Plans to cut air passenger duty on all domestic flights are on the table as part of Flybe rescue negotiations.
The BBC reported that chancellor Sajid Javid is due to meet the business and transport departments today (14 January) to discuss the proposal.
Sources told Sky News that the regional airline asked for more time to pay APD to help ease a cashflow crisis, which is reportedly rising to tens of millions of pounds.
APD is currently set at £13 and upwards for a single journey, depending on the length of flight and cabins premiums.
The government could approve the request, but to avoid breaking EU state aid rules it would need to be implemented across all domestic carriers, not just for Flybe.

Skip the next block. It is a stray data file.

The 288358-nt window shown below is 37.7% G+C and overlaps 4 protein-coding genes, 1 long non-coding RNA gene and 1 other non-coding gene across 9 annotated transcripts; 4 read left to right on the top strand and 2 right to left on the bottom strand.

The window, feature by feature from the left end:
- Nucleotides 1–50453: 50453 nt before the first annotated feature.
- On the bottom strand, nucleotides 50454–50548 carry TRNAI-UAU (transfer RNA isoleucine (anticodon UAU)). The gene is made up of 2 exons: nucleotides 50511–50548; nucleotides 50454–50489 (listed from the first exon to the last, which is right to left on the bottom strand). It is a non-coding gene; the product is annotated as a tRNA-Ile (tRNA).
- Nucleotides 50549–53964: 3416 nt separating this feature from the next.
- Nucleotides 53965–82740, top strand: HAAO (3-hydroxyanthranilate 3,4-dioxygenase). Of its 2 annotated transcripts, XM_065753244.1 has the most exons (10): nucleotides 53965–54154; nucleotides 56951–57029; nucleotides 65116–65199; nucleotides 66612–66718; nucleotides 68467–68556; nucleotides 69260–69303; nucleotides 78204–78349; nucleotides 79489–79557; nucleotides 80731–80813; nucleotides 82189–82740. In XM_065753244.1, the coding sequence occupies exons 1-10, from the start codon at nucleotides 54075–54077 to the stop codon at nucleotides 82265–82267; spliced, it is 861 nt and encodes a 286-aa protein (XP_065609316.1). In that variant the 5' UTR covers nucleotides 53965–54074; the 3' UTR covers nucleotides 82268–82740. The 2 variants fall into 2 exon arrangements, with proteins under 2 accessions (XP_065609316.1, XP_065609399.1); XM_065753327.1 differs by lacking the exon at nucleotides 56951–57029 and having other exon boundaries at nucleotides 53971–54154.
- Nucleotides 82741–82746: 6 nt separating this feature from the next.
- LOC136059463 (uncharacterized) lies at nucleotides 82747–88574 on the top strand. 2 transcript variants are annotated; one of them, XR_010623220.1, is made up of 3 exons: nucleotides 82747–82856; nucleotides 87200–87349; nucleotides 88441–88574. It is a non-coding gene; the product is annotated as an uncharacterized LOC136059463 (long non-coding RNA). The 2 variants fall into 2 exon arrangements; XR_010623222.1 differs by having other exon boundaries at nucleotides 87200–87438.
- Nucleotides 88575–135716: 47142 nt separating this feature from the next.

This comes after a number of national news outlets reported the airline was locked in emergency rescue talks on 12 January.
Flybe, which operates from Belfast, Birmingham, Manchester and Southampton, was bought by a Virgin Atlantic, Stobart Group and Cyrus Capital Partners consortium last year.
If it collapses, EY is reported to be on standby for the administration.
Flybe has not commented or confirmed if rescue talks are ongoing, stating: "Flybe continues to provide great service and connectivity for our customers while ensuring they can continue to travel as planned.
"We don’t comment on rumour or speculation."
Cutting air passenger duty encourages flying and should not be messed with/reduced in order to save a struggling airline— Doug Parr (@doug_parr) January 14, 2020
IF this becomes response of govt confronting tricky industrial issue, can be little hope for UK decarbonisation effortshttps://t.co/ro910rgpV0